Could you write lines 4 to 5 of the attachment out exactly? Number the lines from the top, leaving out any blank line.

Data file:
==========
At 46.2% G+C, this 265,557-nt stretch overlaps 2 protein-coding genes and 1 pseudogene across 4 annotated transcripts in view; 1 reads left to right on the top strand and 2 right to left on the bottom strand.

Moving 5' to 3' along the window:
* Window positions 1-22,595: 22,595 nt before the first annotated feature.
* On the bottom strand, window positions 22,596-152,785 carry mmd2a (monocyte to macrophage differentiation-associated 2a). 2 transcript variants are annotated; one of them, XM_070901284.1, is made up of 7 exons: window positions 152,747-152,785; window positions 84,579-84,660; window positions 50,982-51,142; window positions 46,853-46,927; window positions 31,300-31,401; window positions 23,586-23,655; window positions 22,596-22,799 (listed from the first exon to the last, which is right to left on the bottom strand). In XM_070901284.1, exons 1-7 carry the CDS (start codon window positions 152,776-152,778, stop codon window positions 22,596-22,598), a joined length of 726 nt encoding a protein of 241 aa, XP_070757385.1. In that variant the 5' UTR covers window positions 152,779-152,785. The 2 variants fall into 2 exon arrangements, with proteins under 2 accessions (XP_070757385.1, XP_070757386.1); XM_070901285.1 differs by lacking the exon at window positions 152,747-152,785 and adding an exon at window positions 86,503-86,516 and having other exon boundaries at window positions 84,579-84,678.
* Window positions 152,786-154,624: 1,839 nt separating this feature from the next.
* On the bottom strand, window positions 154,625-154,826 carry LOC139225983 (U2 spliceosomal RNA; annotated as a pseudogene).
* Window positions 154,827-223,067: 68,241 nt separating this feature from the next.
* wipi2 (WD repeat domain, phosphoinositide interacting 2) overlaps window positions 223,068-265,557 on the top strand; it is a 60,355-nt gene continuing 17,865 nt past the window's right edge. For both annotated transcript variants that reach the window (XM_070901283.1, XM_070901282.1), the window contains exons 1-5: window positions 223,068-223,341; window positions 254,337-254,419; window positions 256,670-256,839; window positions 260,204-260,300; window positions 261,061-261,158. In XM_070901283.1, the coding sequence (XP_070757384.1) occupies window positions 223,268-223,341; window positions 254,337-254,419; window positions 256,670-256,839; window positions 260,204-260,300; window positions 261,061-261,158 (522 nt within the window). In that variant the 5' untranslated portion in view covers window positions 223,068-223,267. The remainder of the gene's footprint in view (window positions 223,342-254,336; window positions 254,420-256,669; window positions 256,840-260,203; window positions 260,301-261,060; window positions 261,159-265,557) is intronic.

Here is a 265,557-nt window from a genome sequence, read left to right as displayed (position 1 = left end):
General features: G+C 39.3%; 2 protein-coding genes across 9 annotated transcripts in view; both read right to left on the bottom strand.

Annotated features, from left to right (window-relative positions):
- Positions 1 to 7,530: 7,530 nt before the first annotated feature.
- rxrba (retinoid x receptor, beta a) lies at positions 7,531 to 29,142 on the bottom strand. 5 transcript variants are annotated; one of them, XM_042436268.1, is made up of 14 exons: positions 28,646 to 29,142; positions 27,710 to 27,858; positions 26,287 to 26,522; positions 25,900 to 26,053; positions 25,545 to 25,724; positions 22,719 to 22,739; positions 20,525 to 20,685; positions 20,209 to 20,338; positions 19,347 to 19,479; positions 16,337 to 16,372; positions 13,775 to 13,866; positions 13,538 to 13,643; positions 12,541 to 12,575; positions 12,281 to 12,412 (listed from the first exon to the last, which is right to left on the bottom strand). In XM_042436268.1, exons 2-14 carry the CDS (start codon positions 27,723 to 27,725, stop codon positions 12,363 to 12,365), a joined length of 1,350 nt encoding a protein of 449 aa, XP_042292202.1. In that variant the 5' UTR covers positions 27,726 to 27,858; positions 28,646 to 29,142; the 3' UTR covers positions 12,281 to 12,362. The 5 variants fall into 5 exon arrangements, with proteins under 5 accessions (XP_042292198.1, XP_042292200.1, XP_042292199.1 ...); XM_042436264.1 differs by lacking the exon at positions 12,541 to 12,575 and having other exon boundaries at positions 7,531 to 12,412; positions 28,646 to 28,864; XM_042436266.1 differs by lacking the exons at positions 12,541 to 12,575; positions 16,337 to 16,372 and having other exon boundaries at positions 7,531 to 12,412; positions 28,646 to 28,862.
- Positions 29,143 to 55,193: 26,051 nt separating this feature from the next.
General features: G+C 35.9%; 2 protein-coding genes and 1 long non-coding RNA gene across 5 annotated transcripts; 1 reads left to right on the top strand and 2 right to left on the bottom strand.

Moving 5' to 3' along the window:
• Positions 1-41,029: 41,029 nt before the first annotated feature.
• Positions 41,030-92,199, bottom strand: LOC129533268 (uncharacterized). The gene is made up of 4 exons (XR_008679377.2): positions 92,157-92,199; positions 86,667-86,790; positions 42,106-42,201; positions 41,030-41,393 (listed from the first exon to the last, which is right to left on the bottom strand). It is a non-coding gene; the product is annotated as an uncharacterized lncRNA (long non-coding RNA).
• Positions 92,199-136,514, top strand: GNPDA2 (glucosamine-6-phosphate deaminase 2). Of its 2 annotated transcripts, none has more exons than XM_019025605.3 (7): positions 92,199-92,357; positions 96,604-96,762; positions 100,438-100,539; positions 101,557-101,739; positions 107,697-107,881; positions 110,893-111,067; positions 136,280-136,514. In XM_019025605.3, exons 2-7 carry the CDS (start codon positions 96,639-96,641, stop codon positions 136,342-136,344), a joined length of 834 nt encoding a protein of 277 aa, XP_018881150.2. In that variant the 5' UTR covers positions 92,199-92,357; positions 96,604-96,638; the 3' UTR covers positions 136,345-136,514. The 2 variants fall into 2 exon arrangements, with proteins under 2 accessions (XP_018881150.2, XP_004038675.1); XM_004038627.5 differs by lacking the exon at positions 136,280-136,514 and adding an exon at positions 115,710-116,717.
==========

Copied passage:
* On the bottom strand, window positions 22,596-152,785 carry mmd2a (monocyte to macrophage differentiation-associated 2a). 2 transcript variants are annotated; one of them, XM_070901284.1, is made up of 7 exons: window positions 152,747-152,785; window positions 84,579-84,660; window positions 50,982-51,142; window positions 46,853-46,927; window positions 31,300-31,401; window positions 23,586-23,655; window positions 22,596-22,799 (listed from the first exon to the last, which is right to left on the bottom strand). In XM_070901284.1, exons 1-7 carry the CDS (start codon window positions 152,776-152,778, stop codon window positions 22,596-22,598), a joined length of 726 nt encoding a protein of 241 aa, XP_070757385.1. In that variant the 5' UTR covers window positions 152,779-152,785. The 2 variants fall into 2 exon arrangements, with proteins under 2 accessions (XP_070757385.1, XP_070757386.1); XM_070901285.1 differs by lacking the exon at window positions 152,747-152,785 and adding an exon at window positions 86,503-86,516 and having other exon boundaries at window positions 84,579-84,678.
* Window positions 152,786-154,624: 1,839 nt separating this feature from the next.